The Greater Houston Partnership Is a Community Voice & Anchor for Small Businesses During Pandemic
Part One of a Two-Part Series
The Greater Houston region is, in itself, a lesson in resiliency. It has faced floods and hurricanes, prioritized revitalizing infrastructure, supported and marketed its central industries, and now is dealing with a global pandemic which will reshape business and communities for the future.
At the core of these efforts is the Greater Houston Partnership (GHP), a business-advocacy pioneer for more than 1,100 member companies. While continuing with its regular policy and outreach efforts, it is simultaneously helping the region through unprecedented days.
“The Partnership has been able to utilize the position that it has had for many years speaking for the business community and leverage the relationships and partnerships we’ve developed on various issues … to really be a voice during this pandemic and [economic] downturn,” says Chase Kronzer, the Partnership’s Vice President of Public Policy.
In a public-health emergency of this proportion, the organization is now a go-to for small businesses that do not have expansive budgets, staff and systems. Kronzer adds: “The larger members who can afford to stay home and stay back opens up some space for smaller businesses to get back and do their thing. It’s actually been really great to see larger members that typically are pretty conservative when it comes to sharing their internal processes and what they typically do, being open about their protocols. We have strong community players. We saw things like this after Harvey too.”
“What we’re seeing is that in the information era, people are starving for credible information and guidance for small businesses and their owners in the wake of COVID-19,” says Americans for Transportation Mobility (ATM) Coalition Executive Director Ed Mortimer. “We’ve seen that regulations and practices from agencies and companies in the transportation and infrastructure sectors are needed and instructive during times like this. But, likewise, resources provided by the Greater Houston Partnership and regional chambers of commerce are virtual toolkits for survival.”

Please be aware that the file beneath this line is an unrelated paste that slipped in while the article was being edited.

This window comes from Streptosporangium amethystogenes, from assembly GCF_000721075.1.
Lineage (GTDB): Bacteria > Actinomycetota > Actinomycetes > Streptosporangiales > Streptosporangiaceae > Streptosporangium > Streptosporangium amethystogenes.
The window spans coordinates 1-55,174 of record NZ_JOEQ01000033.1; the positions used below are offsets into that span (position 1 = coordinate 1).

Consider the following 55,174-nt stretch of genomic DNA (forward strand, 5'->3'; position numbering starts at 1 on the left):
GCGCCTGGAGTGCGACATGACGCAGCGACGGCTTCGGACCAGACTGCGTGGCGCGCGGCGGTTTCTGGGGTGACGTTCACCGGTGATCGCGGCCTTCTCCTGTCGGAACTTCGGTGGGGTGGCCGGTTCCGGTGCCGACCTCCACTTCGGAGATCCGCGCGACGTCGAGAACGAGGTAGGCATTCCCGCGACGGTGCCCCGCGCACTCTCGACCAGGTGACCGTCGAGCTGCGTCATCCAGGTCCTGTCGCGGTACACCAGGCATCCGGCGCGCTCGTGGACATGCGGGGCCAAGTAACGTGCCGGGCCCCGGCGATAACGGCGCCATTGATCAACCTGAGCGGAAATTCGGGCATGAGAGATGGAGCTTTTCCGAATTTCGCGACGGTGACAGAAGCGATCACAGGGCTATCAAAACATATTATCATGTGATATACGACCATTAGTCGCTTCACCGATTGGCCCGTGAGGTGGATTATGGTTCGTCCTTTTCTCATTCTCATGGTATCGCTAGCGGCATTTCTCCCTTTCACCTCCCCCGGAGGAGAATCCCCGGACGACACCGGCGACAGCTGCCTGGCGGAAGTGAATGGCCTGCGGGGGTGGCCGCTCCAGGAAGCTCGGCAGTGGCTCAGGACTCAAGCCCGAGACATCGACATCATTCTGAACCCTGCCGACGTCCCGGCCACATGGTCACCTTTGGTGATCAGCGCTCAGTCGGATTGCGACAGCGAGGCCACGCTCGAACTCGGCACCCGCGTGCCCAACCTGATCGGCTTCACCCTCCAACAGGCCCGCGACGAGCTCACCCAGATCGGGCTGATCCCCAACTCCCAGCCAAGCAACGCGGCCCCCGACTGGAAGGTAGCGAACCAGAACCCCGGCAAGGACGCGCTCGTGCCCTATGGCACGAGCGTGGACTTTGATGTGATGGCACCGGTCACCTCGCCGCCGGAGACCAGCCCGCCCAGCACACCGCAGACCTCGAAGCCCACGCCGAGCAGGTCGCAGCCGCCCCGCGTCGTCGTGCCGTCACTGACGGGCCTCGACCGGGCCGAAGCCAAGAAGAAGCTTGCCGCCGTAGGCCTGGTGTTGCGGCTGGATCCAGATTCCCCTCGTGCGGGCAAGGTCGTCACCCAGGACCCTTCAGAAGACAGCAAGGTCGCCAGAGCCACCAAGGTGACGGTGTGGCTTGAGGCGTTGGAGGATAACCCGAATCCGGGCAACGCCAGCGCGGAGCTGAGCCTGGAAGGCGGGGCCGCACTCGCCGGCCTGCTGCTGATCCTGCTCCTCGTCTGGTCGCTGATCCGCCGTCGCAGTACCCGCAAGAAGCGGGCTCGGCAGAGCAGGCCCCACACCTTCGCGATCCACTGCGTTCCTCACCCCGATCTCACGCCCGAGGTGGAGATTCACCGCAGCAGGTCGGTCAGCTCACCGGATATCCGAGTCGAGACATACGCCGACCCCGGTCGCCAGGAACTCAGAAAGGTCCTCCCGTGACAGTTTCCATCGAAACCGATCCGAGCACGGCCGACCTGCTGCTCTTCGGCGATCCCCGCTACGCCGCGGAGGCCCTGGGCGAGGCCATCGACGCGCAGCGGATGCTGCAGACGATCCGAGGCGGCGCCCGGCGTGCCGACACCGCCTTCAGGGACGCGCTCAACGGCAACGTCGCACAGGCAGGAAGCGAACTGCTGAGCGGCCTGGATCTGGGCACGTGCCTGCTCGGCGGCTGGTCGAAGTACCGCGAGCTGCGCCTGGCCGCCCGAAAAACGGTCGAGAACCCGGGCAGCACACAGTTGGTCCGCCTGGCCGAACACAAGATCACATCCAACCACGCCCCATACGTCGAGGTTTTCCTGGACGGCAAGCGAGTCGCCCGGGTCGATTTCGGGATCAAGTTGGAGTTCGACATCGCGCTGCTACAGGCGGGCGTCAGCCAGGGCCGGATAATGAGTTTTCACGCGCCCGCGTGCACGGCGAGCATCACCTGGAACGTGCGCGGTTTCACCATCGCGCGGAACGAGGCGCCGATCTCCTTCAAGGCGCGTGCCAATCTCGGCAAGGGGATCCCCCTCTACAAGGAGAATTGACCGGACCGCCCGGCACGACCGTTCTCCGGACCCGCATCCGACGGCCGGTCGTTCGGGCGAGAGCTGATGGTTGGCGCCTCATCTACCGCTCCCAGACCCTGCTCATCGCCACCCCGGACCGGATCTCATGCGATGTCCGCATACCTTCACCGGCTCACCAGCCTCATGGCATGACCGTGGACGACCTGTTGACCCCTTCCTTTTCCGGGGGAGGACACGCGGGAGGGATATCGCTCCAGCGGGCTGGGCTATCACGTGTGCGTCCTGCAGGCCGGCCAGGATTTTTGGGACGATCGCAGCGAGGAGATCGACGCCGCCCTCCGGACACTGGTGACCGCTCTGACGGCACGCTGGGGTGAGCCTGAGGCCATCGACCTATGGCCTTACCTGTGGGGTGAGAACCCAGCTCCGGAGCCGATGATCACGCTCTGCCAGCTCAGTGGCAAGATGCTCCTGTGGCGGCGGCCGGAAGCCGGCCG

Leveraging Relationships to Help Houston
Kronzer’s policy portfolio includes energy, flood mitigation, large-scale infrastructure and transportation policy — sectors that were mostly deemed essential early on and have also become guideposts.
The Houston Work Safe Program grew from pulling together more than 70 business leaders from large and small companies, various regional institutions, and survey input from more than 850 businesses.
“Things have been changing very rapidly and we’ve been trying to be on the forefront of that. We’ve also been able to draw on our connections with state and local leaders to take what we’re hearing from the business community and position that — whether it was guidance on closure or now on reopening,” explains Kronzer.
The Partnership wants jump-starting business to be smart, safe and sustainable. On the landing page of its website, principles include: non-essential employees continuing to work from home; expanding cleaning; creating physical separation and alternate teams; closing communal spaces; and sick workers staying home.